The PT Compact is a lesson in how important it is to be forward-looking and to be aware of opportunities even before their necessity becomes apparent. I know as a regulatory community we have been and will continue to come together to foresee and address the many challenges we face, while also finding new avenues and opportunities to continue to advance our important shared goal—public protection.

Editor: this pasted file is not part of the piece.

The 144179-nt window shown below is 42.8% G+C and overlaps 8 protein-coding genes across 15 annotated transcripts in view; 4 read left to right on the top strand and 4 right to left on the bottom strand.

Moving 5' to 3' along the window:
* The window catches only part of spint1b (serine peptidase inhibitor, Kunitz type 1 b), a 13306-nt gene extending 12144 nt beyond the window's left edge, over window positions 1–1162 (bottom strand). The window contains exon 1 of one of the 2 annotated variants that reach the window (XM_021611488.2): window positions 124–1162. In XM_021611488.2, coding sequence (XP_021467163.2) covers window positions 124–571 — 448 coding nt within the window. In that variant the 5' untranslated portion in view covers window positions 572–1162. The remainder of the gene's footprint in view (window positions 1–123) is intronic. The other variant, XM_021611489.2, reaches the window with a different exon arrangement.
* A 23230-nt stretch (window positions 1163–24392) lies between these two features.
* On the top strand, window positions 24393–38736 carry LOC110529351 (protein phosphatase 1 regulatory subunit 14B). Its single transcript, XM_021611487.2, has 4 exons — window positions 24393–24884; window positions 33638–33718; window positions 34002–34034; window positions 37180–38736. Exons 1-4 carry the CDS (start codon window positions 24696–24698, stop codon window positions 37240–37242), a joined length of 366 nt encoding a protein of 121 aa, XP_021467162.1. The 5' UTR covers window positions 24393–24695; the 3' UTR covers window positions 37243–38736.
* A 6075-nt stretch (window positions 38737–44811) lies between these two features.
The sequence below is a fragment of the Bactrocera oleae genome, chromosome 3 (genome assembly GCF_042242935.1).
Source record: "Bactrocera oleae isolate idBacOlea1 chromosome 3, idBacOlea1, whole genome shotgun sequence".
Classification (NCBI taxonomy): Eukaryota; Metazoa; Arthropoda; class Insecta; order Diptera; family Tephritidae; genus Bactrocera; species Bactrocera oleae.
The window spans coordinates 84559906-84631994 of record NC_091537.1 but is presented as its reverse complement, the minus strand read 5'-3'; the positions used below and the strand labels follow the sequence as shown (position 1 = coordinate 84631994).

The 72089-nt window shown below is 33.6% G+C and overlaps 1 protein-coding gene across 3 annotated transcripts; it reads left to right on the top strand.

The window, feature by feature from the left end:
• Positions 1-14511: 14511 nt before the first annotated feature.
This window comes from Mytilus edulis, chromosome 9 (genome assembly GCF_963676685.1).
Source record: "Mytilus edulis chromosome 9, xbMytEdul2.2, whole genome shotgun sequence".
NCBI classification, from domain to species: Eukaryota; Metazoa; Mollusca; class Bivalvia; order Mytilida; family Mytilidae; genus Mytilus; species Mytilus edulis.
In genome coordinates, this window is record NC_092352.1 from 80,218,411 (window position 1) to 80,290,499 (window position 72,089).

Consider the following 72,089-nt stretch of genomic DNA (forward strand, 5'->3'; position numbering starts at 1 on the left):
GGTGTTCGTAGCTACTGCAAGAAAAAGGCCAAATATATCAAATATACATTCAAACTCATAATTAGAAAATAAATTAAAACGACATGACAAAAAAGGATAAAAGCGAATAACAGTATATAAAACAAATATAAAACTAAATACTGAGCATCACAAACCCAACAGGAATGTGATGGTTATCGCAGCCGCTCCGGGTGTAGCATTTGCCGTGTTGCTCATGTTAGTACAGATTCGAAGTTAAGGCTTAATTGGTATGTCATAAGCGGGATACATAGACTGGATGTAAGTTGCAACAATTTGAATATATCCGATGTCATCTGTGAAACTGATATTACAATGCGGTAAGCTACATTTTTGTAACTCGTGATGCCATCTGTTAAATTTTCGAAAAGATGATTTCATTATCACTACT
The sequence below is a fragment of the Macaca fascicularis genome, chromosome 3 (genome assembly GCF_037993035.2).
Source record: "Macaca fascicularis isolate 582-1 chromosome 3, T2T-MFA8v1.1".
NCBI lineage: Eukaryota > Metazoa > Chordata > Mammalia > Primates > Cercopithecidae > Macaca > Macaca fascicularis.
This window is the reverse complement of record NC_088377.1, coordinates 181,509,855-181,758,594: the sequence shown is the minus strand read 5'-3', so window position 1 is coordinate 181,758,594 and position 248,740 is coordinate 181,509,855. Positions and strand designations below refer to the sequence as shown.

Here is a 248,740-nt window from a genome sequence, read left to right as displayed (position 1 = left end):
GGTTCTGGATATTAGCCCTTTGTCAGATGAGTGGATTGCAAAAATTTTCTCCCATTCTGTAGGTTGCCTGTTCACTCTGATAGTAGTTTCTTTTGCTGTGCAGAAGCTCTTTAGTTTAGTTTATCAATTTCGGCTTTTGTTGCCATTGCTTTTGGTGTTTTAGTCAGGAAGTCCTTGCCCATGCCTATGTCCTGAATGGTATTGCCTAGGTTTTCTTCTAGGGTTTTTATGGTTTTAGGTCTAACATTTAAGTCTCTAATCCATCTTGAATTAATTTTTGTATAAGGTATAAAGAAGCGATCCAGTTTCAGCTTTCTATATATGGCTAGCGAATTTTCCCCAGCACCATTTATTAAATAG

President Nancy R. Kirsch, PT, DPT, PhD, FAPTA received her PT degree from Temple University, her Masters in Health Education from Montclair University, Certificate in Health Administration from Seton Hall University, her PhD concentration in ethics from Rutgers University (formerly UMDNJ), and a Doctor of Physical Therapy from MGH Institute of Health Professions. She practiced in a variety of settings including in-patient rehabilitation, acute care, long term care, and home care. She owned a private practice for twenty years and currently practices in a school based setting. In addition, she is the Director of the Doctor of Physical Therapy Program at Rutgers, The State University of New Jersey. Nancy has been a member of the New Jersey Board of Physical Therapy Examiners since 1990 and was chairperson of the board for twelve years. She served as an evaluator for FCCPT. Nancy has been involved with the Federation of State Boards of Physical Therapy in the following capacities: she served two terms on the Finance committee and also served on several task forces, in addition to the Board of Directors. Nancy has been active in the American Physical Therapy Association since she was a student. She served the New Jersey Chapter as Secretary and President, and as a delegate and chief delegate to the House of Delegates. She served the national association as a member of the ethics document revision task force. She also served a five year term on the APTA Ethics and Judicial Committee and the APTA Reference Committee. She received the Lucy Blair Service Award and was elected a Catherine Worthingham Fellow from National APTA and received an Outstanding Service Award and the President's Award from the FSBPT.